Metering is also a way to efficiently address leakage beyond the core distribution system, especially at a customer’s residence. Utilities can identify major changes in usage that often reveal leakage, as well as educate customers about conservation.
As utilities install more meters, they should also consider the adoption of meter data collection technologies. These help ensure data is collected regularly within defined reading cycles, or when an exceptional event occurs – a customer moves, for instance.
AMR allows for faster, safer and more accurate reading than traditional manual reads.
It is often more cost-effective to install a meter within a residence than digging a meter pit, which can cost up to £150. Including an AMR system as part of the installation will overcome the issue of access.
AMR provides accurate and correct data in a timely manner, whether monthly or more frequently, and allows utilities to increase revenues while decreasing costs and the need for estimated reads.
It also helps address conservation and operational initiatives. By implementing an AMR system, water utilities improve customer service by identifying behind-the-meter leaks and reducing waste, thus lowering customer bills. And they can identify ways customers can better conserve resources and reduce costs.
Actual customer usage data from AMR solutions provides utilities and their customers with information to help them make informed choices for managing water resources and changing consumption habits.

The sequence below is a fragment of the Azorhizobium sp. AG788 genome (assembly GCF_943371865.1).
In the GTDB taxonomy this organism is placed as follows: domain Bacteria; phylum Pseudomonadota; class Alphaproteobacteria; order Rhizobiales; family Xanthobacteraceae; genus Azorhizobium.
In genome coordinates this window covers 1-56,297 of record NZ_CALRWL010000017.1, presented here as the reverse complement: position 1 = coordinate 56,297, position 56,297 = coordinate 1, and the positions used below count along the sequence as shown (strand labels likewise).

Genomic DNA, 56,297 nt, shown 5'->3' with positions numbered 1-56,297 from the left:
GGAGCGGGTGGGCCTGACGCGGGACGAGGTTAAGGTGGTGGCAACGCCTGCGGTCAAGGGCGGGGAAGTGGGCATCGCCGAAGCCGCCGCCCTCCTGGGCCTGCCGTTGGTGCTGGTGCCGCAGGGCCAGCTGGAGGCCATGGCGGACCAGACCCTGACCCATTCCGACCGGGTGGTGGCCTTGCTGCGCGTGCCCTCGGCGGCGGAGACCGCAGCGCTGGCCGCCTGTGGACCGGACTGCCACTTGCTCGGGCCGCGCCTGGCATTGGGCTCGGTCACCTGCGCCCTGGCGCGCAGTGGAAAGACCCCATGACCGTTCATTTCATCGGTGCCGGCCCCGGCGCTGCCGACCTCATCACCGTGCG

Utilities can also improve customer satisfaction through AMR by eliminating the need to access a customer’s property to read the meter and increasing the accuracy of customer bills.
Some water utilities are also expecting that smart-metering trends that are occurring on the electricity and gas side of the utility business will cause accelerated reading cycles for water as well. AMR is a first step in addressing these trends, as many of the AMR components will form the backbone of a smart-metering system.
Many utilities that have implemented AMR systems are combining this technology with additional products to address leak detection.
Water utilities are also looking at implementing advanced leak-detection systems for distribution channels in addition to metering. These combine leak detecting sensors to monitor the full distribution system, even with underground pipeline systems, to pinpoint the location and severity of leaks. Data from these systems is collected as part of the meter-reading process, providing additional information on leakage within the distribution system, not just behind the meter.
This allows the utility to understand where within the pipeline the leak exists and how best to fix problems. A system that provides information on the probability of leaks within the distribution network will ensure that manpower is dispatched to locations most likely to be experiencing leakage.
Utilities have several options in addressing conservation and leak detection issues. By building a scalable system that works together at every level – from the meter to the distribution channel – utilities can build a long-term solution for addressing leakage.
Meters with AMR and leak detection systems are all part of an overall meter data management system that can be customised to meet the individual needs of the utility.
Berry Drijsen is senior international product marketing manager at Itron.